It’s an argument not without validity. But let’s also all be honest enough, at least within the privacy of this blog, to accept that the Lib Dems’ own self-interest was the over-riding reason for this vote.

Wholesale boundary review threatened one of the major factors which may see Lib Dem MPs successfully defend their seats at the next election: incumbency based on existing constituency boundaries. While Lords reform was a reality that was a trade-off the party was — with real reluctance — prepared to concede. No longer.

As a result, constituency sizes (and therefore individual votes) will become increasingly unequal. That’s bad for democracy. But so too is the perpetuation of an unreformed House of Lords against the promise of all three parties at the last election, and the two governing parties in our Coalition Agreement. I don’t think either the Lib Dems or Tories comes out of this particularly well, and even if they did start it that’s rarely a pretty or successful argument with the public.

* for now.

* Stephen was Editor (and Co-Editor) of Liberal Democrat Voice from 2007 to 2015, and writes at The Collected Stephen Tall.

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  • “This is therefore not the right time to reduce the ability of the House of Commons to hold the executive to account.”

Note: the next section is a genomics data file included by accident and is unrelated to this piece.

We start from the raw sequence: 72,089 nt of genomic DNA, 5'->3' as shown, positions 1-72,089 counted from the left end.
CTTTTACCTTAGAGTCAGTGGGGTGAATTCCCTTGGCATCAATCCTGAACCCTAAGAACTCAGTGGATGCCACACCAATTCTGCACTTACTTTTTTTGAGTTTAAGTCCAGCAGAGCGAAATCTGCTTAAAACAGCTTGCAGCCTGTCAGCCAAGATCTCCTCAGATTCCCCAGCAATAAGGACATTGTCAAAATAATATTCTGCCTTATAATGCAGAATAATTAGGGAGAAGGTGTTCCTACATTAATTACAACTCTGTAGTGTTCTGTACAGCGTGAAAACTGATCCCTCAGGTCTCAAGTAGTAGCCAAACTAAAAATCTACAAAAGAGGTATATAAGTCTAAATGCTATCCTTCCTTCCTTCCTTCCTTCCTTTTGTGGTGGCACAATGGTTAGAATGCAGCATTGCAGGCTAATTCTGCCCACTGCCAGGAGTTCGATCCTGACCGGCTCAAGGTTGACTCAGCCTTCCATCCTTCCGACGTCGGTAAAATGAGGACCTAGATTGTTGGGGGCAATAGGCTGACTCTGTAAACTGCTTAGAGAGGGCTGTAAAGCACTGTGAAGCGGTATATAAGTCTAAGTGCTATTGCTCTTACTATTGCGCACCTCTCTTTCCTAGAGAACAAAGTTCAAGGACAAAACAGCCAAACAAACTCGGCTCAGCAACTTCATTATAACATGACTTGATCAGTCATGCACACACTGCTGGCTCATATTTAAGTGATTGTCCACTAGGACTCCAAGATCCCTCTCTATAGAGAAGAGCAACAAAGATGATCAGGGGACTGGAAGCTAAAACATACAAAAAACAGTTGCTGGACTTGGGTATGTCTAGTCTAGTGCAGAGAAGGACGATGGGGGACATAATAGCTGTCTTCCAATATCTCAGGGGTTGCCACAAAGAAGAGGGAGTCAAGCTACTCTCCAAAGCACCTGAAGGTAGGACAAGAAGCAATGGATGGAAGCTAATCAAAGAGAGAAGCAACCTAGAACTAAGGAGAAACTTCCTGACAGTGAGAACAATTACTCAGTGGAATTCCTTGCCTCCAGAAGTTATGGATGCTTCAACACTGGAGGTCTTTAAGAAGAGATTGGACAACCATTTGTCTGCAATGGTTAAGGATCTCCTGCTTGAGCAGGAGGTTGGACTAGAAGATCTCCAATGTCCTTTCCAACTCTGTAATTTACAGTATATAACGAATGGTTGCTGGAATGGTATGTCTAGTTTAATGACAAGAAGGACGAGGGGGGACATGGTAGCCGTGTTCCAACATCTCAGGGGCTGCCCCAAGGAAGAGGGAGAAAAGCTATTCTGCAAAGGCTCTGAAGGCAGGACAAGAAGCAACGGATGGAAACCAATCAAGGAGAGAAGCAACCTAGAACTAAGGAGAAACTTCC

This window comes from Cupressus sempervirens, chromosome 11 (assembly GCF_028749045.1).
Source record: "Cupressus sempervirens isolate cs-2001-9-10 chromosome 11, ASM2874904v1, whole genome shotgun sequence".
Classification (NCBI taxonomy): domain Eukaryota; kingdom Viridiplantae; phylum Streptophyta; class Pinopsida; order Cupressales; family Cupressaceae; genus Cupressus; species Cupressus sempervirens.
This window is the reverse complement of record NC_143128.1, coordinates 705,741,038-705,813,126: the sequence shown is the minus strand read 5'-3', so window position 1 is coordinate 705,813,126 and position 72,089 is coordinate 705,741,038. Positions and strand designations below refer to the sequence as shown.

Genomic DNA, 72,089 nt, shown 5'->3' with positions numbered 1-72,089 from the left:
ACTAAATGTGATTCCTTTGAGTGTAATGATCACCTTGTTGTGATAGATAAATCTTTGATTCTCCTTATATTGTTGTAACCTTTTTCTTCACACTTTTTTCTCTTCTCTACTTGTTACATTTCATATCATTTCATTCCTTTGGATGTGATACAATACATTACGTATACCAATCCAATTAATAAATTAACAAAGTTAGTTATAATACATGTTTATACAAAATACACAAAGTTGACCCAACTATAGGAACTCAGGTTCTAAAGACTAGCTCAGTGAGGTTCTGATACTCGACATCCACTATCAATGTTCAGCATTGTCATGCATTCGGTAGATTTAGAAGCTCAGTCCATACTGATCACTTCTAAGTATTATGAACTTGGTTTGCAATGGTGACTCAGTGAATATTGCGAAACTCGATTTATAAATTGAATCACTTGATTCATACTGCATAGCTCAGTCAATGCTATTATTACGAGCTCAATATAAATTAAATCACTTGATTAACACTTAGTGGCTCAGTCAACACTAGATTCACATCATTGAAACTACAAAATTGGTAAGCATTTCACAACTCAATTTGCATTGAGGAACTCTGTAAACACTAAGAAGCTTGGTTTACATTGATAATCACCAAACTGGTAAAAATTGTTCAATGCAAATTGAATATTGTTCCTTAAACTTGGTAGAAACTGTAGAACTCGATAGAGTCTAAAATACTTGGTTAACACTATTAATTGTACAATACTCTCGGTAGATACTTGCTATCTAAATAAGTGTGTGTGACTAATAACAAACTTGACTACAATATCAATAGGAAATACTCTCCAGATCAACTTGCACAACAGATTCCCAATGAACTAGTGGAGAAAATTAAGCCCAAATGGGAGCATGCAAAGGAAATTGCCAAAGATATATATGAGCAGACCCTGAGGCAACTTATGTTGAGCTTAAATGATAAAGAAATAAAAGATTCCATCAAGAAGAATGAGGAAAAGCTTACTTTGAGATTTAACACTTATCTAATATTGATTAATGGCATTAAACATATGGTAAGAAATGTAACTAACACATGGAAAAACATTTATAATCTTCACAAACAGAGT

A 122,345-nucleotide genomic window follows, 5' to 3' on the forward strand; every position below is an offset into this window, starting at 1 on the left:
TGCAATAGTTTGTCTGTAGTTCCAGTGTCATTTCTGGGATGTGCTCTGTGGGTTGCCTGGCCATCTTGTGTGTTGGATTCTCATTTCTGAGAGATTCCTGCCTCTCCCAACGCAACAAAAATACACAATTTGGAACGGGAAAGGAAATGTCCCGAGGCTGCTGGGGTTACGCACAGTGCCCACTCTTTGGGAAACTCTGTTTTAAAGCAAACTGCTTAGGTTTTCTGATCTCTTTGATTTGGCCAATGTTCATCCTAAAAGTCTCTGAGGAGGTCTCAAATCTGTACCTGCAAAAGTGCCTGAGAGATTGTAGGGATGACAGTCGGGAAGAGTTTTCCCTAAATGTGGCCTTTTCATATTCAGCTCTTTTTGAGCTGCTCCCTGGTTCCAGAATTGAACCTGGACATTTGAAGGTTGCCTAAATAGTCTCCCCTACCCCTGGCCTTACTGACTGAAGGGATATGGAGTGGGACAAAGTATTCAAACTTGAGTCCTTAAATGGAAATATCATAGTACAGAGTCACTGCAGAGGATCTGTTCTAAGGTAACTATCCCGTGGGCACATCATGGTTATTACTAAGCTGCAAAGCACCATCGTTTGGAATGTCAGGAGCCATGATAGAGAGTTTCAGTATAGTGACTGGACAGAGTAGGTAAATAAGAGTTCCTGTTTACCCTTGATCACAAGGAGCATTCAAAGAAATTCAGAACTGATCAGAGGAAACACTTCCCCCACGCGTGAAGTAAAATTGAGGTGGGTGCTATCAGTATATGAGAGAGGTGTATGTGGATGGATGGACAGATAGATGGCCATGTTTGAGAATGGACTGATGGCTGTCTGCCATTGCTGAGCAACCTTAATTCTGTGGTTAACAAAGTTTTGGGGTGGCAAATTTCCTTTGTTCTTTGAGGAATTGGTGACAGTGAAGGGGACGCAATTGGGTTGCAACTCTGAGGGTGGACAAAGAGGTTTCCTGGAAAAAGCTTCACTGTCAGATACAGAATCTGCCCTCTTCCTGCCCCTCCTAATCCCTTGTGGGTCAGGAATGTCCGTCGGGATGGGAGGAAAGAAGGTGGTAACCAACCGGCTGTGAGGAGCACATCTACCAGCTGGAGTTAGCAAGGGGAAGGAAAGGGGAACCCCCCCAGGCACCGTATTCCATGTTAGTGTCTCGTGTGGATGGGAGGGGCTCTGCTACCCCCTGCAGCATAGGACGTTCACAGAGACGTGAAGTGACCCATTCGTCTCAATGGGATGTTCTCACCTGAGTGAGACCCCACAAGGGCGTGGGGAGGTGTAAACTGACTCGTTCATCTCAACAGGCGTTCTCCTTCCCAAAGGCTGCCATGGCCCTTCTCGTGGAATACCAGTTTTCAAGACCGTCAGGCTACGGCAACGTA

Yet Rennard would have been quite happy to do that if Lords reform had gone ahead, apparently. Why?

  • Phil Culmer 14th Jan '13 - 8:22pm

    Never mind abolishing the Lords: they have some measure of immunity from the party machines. What needs to be done is get rid of the Whip – it’s against parliamentary principles for anyone to order an MP to vote in a particular way, let alone the “little black books” that whips keep for blackmail purposes. They are the biggest imposition on the authority of Parliament in the last century. If the party’s position is a valid one, then they should use no force but argument. The use of three line whips and arm twisting shows the illegitimacy of the legislation being foisted on us, such as that slipped through in the “wash up”, despite massive public opposition and expert advice.

  • Julian Critchley 14th Jan '13 - 8:58pm